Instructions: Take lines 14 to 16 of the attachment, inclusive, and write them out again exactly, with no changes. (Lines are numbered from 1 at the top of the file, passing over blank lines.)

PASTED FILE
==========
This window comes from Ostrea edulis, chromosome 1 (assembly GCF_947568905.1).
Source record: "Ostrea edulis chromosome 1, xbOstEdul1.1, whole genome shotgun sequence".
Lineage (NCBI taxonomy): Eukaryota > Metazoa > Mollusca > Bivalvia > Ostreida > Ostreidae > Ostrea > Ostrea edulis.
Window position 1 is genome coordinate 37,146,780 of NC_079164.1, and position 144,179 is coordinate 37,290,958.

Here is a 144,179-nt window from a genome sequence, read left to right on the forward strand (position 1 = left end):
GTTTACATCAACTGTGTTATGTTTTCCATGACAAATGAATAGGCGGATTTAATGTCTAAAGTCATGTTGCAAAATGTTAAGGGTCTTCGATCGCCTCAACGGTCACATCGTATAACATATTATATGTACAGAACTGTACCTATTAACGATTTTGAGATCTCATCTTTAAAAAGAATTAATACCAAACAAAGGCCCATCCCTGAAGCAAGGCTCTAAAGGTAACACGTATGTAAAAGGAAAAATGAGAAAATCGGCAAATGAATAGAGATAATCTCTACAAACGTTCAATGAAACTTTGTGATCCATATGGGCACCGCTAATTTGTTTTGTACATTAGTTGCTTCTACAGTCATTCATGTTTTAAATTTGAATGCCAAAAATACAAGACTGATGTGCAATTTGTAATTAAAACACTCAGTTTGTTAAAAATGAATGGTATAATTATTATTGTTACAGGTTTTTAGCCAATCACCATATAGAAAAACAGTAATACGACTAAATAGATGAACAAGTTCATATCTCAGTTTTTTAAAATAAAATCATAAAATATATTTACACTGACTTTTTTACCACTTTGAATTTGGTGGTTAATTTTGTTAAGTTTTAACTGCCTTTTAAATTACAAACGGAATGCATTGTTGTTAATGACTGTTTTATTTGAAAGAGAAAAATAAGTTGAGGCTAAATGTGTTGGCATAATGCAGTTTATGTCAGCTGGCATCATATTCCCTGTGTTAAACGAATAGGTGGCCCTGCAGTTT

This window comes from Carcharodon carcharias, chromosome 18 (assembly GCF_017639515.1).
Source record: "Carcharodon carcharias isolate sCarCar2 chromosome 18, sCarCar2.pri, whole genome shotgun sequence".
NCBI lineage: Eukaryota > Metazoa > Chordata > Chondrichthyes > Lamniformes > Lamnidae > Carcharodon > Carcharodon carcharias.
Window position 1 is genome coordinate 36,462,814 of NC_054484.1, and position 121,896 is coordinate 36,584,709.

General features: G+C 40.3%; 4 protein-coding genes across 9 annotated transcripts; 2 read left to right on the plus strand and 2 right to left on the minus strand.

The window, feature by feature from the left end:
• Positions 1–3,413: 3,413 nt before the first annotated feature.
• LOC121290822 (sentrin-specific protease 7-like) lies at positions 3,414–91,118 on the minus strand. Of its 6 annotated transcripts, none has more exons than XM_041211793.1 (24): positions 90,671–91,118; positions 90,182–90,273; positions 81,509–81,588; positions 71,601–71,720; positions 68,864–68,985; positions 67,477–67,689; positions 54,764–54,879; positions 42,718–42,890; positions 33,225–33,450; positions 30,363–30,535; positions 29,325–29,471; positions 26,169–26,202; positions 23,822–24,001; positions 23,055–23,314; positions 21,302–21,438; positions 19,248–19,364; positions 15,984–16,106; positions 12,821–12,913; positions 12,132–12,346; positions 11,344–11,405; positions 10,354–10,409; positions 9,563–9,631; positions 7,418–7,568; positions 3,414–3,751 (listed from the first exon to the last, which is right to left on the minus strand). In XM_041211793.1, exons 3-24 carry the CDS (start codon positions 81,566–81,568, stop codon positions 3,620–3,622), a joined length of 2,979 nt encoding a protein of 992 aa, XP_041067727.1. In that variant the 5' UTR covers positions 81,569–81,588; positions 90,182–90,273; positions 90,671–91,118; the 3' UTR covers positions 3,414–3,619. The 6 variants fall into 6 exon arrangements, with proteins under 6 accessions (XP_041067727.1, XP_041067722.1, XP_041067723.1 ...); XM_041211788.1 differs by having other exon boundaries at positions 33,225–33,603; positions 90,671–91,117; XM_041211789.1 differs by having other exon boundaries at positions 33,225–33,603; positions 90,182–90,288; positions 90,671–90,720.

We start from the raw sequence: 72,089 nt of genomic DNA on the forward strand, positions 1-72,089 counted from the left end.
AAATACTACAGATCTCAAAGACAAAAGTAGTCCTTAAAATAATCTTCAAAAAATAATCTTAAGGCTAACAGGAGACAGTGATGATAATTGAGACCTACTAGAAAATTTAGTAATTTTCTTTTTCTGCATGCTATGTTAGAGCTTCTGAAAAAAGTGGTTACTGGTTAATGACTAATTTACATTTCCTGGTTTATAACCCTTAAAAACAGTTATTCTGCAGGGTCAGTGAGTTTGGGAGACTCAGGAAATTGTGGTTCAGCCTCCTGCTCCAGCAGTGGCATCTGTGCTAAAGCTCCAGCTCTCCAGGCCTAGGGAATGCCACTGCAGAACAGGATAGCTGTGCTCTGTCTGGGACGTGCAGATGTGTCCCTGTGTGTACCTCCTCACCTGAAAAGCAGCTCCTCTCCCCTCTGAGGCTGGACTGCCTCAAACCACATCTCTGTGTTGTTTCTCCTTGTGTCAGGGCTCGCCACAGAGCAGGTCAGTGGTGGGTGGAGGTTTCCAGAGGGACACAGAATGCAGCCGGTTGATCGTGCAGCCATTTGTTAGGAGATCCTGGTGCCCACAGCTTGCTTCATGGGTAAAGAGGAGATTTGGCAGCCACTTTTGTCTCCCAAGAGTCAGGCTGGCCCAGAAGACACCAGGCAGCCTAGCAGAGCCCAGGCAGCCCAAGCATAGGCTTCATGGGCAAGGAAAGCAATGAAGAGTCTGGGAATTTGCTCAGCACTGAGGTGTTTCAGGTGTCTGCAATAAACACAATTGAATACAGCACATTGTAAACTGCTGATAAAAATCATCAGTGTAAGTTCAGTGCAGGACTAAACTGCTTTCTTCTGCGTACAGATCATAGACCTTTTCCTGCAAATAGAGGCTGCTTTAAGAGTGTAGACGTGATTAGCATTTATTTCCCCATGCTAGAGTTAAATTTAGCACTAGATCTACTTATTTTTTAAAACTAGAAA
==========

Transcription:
• LOC121290822 (sentrin-specific protease 7-like) lies at positions 3,414–91,118 on the minus strand. Of its 6 annotated transcripts, none has more exons than XM_041211793.1 (24): positions 90,671–91,118; positions 90,182–90,273; positions 81,509–81,588; positions 71,601–71,720; positions 68,864–68,985; positions 67,477–67,689; positions 54,764–54,879; positions 42,718–42,890; positions 33,225–33,450; positions 30,363–30,535; positions 29,325–29,471; positions 26,169–26,202; positions 23,822–24,001; positions 23,055–23,314; positions 21,302–21,438; positions 19,248–19,364; positions 15,984–16,106; positions 12,821–12,913; positions 12,132–12,346; positions 11,344–11,405; positions 10,354–10,409; positions 9,563–9,631; positions 7,418–7,568; positions 3,414–3,751 (listed from the first exon to the last, which is right to left on the minus strand). In XM_041211793.1, exons 3-24 carry the CDS (start codon positions 81,566–81,568, stop codon positions 3,620–3,622), a joined length of 2,979 nt encoding a protein of 992 aa, XP_041067727.1. In that variant the 5' UTR covers positions 81,569–81,588; positions 90,182–90,273; positions 90,671–91,118; the 3' UTR covers positions 3,414–3,619. The 6 variants fall into 6 exon arrangements, with proteins under 6 accessions (XP_041067727.1, XP_041067722.1, XP_041067723.1 ...); XM_041211788.1 differs by having other exon boundaries at positions 33,225–33,603; positions 90,671–91,117; XM_041211789.1 differs by having other exon boundaries at positions 33,225–33,603; positions 90,182–90,288; positions 90,671–90,720.

We start from the raw sequence: 72,089 nt of genomic DNA on the forward strand, positions 1-72,089 counted from the left end.
AAATACTACAGATCTCAAAGACAAAAGTAGTCCTTAAAATAATCTTCAAAAAATAATCTTAAGGCTAACAGGAGACAGTGATGATAATTGAGACCTACTAGAAAATTTAGTAATTTTCTTTTTCTGCATGCTATGTTAGAGCTTCTGAAAAAAGTGGTTACTGGTTAATGACTAATTTACATTTCCTGGTTTATAACCCTTAAAAACAGTTATTCTGCAGGGTCAGTGAGTTTGGGAGACTCAGGAAATTGTGGTTCAGCCTCCTGCTCCAGCAGTGGCATCTGTGCTAAAGCTCCAGCTCTCCAGGCCTAGGGAATGCCACTGCAGAACAGGATAGCTGTGCTCTGTCTGGGACGTGCAGATGTGTCCCTGTGTGTACCTCCTCACCTGAAAAGCAGCTCCTCTCCCCTCTGAGGCTGGACTGCCTCAAACCACATCTCTGTGTTGTTTCTCCTTGTGTCAGGGCTCGCCACAGAGCAGGTCAGTGGTGGGTGGAGGTTTCCAGAGGGACACAGAATGCAGCCGGTTGATCGTGCAGCCATTTGTTAGGAGATCCTGGTGCCCACAGCTTGCTTCATGGGTAAAGAGGAGATTTGGCAGCCACTTTTGTCTCCCAAGAGTCAGGCTGGCCCAGAAGACACCAGGCAGCCTAGCAGAGCCCAGGCAGCCCAAGCATAGGCTTCATGGGCAAGGAAAGCAATGAAGAGTCTGGGAATTTGCTCAGCACTGAGGTGTTTCAGGTGTCTGCAATAAACACAATTGAATACAGCACATTGTAAACTGCTGATAAAAATCATCAGTGTAAGTTCAGTGCAGGACTAAACTGCTTTCTTCTGCGTACAGATCATAGACCTTTTCCTGCAAATAGAGGCTGCTTTAAGAGTGTAGACGTGATTAGCATTTATTTCCCCATGCTAGAGTTAAATTTAGCACTAGATCTACTTATTTTTTAAAACTAGAAA